Fig, Ginger and Macadamia Cookies

fig & macadamia cookies

These cookies were inspired by some very pretty specimens, waiting in jars at the counter of the Fine Food Store in the Rocks. I go there for lunch quite often, because it’s a nice stroll from my office and I’m in love with their roasted vegetable sandwich. I am often tempted by the incredible variety of gourmet products, and of course the delicious cupcakes and other sweet treats in the glass cabinet. Fig, ginger and macadamia sounded like a delicious combination – so perfect for this cooler autumn weather we’ve been having – that I vowed to try making them myself.

I love the concept of ‘slice and bake’ cookies. They are not only incredibly easy to prepare but can be customised in almost any way you can dream up. They can even be frozen in logs for baking later! I used a recipe I’ve had success with before and simply added chopped dried figs, macadamias and candied ginger. The result is just delicious, with a variety of flavours and textures in every bite – crumbly, crunchy and chewy – and just perfect with a cup of green tea on a cool, rainy afternoon.

Fig, Ginger and Macadamia Cookies
Adapted from Cookies
Makes 48

• 250g unsalted butter, softened
• 1 ¼ cup icing sugar, sifted
• 1 ½ teaspoons vanilla extract
• 2 cups plain flour
• ½ cup rice flour
• 1/3 cup cornflour
• 2 tablespoons milk
• ½ cup dried figs, roughly chopped
• 1/3 cup macadamias, roughly chopped
• 2 tablespoons candied ginger, roughly chopped

1. Beat butter, icing sugar and vanilla extract in a bowl with an electric mixer until light and fluffy. Stir in the sifted flours in two batches, and then add the milk. Beat until just combined.
2. With a wooden spoon stir in figs, macadamias and ginger until evenly distributed.
3. Divide mixture in half. Knead each half on a floured surface until smooth, then roll each half into 25cm long logs. Wrap each log in plastic wrap and refrigerate for about 1 hour.
4. Preheat oven to 160ºC (320ºF). Line two baking trays with non-stick baking paper.
5. Cut the logs into 1cm slices and place about 3cm apart on oven trays. Bake for 20 minutes or until slightly golden. Cool on wire racks.

13 Comments on “Fig, Ginger and Macadamia Cookies”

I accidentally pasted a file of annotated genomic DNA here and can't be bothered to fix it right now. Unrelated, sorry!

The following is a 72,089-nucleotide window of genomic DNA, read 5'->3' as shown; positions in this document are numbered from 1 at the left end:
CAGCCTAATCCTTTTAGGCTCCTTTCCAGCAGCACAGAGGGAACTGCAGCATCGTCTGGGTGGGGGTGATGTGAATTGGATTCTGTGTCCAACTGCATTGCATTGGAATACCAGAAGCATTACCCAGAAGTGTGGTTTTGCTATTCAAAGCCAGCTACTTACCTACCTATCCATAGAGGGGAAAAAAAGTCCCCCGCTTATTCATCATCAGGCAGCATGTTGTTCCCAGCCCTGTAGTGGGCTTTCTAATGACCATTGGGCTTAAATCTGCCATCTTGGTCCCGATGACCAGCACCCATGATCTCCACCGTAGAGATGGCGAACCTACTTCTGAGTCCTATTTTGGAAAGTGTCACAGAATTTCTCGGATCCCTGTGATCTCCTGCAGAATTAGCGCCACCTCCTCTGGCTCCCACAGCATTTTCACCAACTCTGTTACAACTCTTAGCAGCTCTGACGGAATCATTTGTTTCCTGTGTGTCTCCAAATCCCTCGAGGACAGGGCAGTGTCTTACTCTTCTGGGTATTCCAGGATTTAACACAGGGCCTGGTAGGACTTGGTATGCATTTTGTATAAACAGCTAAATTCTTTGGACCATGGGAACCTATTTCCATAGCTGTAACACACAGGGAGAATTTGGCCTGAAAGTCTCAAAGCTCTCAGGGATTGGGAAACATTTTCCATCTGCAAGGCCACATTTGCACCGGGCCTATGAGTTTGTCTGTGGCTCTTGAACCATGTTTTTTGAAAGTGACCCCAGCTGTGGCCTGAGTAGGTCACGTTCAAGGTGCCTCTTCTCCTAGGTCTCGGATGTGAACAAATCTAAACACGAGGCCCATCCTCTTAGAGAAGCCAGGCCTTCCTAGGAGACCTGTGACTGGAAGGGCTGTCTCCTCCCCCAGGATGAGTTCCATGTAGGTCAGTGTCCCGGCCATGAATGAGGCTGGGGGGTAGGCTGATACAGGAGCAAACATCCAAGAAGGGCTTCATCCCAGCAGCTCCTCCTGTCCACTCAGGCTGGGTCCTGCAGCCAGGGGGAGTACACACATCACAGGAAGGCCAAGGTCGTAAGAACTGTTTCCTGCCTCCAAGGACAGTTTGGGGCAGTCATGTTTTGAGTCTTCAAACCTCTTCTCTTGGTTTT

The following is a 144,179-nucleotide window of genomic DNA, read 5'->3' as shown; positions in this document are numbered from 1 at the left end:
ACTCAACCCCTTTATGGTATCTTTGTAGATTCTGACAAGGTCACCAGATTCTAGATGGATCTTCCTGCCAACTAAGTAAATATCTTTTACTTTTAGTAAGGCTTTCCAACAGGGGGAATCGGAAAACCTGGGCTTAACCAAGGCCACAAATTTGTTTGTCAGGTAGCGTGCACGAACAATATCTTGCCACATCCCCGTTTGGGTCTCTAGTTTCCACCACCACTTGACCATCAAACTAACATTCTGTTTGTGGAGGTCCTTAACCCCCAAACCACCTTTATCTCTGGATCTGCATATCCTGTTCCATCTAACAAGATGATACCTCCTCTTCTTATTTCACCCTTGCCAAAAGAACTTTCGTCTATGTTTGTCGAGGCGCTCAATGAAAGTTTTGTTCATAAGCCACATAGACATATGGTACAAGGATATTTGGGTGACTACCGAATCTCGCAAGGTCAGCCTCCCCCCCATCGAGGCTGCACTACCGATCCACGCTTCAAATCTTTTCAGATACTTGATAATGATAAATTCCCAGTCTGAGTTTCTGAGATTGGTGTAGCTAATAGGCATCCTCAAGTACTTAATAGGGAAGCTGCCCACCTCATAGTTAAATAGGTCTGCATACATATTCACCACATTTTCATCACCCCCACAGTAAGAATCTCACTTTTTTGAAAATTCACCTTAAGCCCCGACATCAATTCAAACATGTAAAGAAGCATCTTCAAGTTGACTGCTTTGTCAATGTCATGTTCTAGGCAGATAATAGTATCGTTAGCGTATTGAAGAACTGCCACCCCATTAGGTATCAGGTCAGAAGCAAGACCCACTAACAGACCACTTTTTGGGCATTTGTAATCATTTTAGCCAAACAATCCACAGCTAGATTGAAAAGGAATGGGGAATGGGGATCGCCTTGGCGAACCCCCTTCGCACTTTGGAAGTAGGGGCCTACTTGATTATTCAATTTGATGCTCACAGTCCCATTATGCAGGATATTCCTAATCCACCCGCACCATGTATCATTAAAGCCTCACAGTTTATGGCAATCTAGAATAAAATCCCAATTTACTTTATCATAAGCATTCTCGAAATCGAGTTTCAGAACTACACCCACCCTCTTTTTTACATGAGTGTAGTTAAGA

1. I have yet to bake with rice flour. Hmm, interesting combo here that sounds too good not to try and experiment with. As always, gorgeous photos.

  2. Christie, this recipe would be perfect for them! Where did you find wild figs? They sound delicious.

    Dawn, the combination of rice flour, cornflour and plain flour works well here. It is light but still buttery, and crumbly but still holds together. Thanks 🙂

  3. These look great and I love how you described they are crunchy, chewy yet crumbly … such a great combo!.

    I’ve got this weird love hate relationship with ginger though. I can’t stand it in savoury dishes but I love it when it’s used in desserts.

  4. Y, I brought a couple to work – one with morning tea and one with afternoon tea.

    Arwen, I almost forgot I still had some in my freezer. I might bake that up soon!

    Allroadsleadtocake, figs are gorgeous. I love them fresh or dried, and they can be used in so many ways.

    Howard, they were seriously good, though completely different from the cookie at the Fine Food Shop. I like ginger but I don’t like it to be the only thing I can taste.

    Hayley, thanks!

    Sarena, I hope you’ll give them a go 🙂

  5. No offence Lisa, but I do not like it when cookies are particularily greasy/sweet and even though I found 250g butter and 1 1/2 cup of icing sugar was a lot, I followed your recipe as I am still dreaming of this Fig/Ginger/macadama nut cookie I had at Sappho's (on Glebe Point Rd in Sydney) once and I wished your cookies could be the same.

    They were not the same at all, and I do not like them very much.. While the fig/ginger/macamia nut combination is excellent, I would definitely reduce of half the mount of sugar and butter.

    (I am not saying so to despise your recipe – certainly not, I just thought that my comment could be helpful to some people)

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